Quick Facts

    • Many individuals experience anxiety following a brain injury.
    • Stress can build over time to become anxiety or it can be a reaction to a specific situation.

What does it
look like?

    • Major life changes
    • Changes to the individual’s cognitive skills and personality
    • Previous experiences of anxiety or those with family history of anxiety may have a higher risk of experiencing anxiety
    • Stress (work, finances, family)
    • Side-effects of medication
    • Illicit drugs
    • Concerns about the future, life has changed from the injury and the future is unknown.
    • Anxiety may lead to low self-esteem and poor quality of life
    • Anxiety may complicate the individual’s rehabilitation and interfere with relationships and communication.

Possible Causes and Complications

    • The most common symptoms of anxiety include fear, worry, restlessness, and difficulty concentrating or sleeping.
    • Sometimes people express anxiety by being irritable, tired, as muscle tension, shortness of breath, or by looking panicked.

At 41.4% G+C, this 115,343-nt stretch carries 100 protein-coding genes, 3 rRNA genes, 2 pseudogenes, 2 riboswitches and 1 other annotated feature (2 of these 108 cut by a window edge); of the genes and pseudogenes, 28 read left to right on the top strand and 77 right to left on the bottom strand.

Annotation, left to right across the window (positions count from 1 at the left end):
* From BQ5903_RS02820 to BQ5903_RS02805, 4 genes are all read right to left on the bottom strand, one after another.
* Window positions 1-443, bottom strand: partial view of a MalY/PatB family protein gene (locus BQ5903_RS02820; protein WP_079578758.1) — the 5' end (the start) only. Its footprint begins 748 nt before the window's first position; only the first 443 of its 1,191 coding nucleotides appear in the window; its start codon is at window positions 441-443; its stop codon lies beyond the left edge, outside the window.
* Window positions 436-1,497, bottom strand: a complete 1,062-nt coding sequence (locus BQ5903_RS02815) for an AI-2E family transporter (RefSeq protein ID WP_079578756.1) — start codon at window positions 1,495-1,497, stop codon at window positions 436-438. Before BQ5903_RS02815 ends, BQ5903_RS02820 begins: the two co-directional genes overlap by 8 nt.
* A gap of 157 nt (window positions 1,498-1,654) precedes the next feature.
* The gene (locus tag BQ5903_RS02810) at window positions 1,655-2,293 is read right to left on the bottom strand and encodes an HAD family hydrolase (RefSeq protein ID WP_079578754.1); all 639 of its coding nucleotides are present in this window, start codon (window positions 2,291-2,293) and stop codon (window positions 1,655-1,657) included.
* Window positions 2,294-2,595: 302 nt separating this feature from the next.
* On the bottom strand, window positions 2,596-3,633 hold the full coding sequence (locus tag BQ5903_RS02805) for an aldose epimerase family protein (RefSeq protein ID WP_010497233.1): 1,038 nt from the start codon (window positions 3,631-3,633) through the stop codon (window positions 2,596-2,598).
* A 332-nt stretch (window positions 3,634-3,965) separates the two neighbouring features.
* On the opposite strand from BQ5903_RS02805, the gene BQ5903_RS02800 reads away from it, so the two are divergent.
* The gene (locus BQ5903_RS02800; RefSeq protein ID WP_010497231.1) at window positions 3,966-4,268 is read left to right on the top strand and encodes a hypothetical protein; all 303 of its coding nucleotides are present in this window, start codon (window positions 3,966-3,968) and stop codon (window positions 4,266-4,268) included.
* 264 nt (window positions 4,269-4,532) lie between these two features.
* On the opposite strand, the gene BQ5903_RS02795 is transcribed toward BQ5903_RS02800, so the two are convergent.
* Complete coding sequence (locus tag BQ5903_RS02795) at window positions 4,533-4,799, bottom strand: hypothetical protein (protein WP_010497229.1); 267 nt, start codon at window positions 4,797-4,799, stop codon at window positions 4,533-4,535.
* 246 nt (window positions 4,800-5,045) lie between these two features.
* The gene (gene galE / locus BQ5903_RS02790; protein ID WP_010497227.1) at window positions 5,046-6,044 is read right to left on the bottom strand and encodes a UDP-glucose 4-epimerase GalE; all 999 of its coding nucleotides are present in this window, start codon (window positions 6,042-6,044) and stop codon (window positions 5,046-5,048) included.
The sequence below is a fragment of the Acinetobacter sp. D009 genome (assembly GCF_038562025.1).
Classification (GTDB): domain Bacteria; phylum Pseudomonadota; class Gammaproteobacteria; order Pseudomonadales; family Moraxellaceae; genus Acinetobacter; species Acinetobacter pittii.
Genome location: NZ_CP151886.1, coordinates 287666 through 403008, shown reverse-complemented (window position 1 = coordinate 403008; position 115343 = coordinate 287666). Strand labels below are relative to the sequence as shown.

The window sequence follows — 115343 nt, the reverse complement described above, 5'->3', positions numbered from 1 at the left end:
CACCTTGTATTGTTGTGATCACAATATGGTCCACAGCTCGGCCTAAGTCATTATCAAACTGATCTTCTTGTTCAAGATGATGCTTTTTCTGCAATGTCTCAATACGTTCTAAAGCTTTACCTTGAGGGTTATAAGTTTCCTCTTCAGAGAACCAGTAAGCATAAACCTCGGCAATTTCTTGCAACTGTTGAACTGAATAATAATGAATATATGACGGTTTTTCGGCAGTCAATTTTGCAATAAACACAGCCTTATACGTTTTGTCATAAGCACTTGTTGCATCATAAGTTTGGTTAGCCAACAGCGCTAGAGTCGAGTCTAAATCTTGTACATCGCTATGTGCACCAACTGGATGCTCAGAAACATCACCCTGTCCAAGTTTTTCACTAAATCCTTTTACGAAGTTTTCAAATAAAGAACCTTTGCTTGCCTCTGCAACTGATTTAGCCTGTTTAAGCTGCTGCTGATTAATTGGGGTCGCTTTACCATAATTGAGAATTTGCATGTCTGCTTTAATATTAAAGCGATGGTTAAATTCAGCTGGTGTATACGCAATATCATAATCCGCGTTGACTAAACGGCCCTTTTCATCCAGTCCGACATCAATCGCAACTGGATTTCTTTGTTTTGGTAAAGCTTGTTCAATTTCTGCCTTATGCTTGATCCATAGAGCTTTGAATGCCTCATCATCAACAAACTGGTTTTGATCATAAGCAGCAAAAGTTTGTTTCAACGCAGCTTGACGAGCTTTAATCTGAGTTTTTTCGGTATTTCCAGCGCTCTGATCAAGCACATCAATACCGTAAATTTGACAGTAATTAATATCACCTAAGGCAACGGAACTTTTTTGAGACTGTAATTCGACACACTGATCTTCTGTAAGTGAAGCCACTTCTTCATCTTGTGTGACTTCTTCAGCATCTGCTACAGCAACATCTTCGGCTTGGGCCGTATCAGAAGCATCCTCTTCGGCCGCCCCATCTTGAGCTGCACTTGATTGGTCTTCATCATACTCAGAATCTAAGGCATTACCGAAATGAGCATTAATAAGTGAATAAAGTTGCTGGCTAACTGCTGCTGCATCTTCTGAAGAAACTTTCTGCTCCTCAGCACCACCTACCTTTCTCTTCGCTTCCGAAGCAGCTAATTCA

• May withdraw and isolate themselves and find it difficult to engage in activities of daily life.
    • May become suspicious of new people and events, obsessional in thoughts or actions.

What can we do?

    • Anxiety can be treated with therapies or medications, talk to your family doctor if symptoms persist for more than two weeks.
    • Identify and alleviate anxiety as soon as possible to reduce the risk of frustration and anger
    • Do not try to reason away the anxiety
    • Encourage the individual to:
      • Practice relaxation techniques
      • Exercise regularly
      • Participate in an activity or hobby they enjoy
      • Talk with family and friends about how they are feeling
      • Focus on one thing at a time and stick to a routine
      • Reduce the number of demands
      • Focus on what is in their control
      • Be positive and realistic about the future
      • Build confidence by setting simple and achievable tasks before presenting tasks that are more difficult
      • Learn as much as you can about brain injury and manage the individual’s changes in a calm and confident manner.

Disclaimer: This information is not meant to replace advice from a medical doctor. Consult a health care provider regarding specific medical concerns or treatment.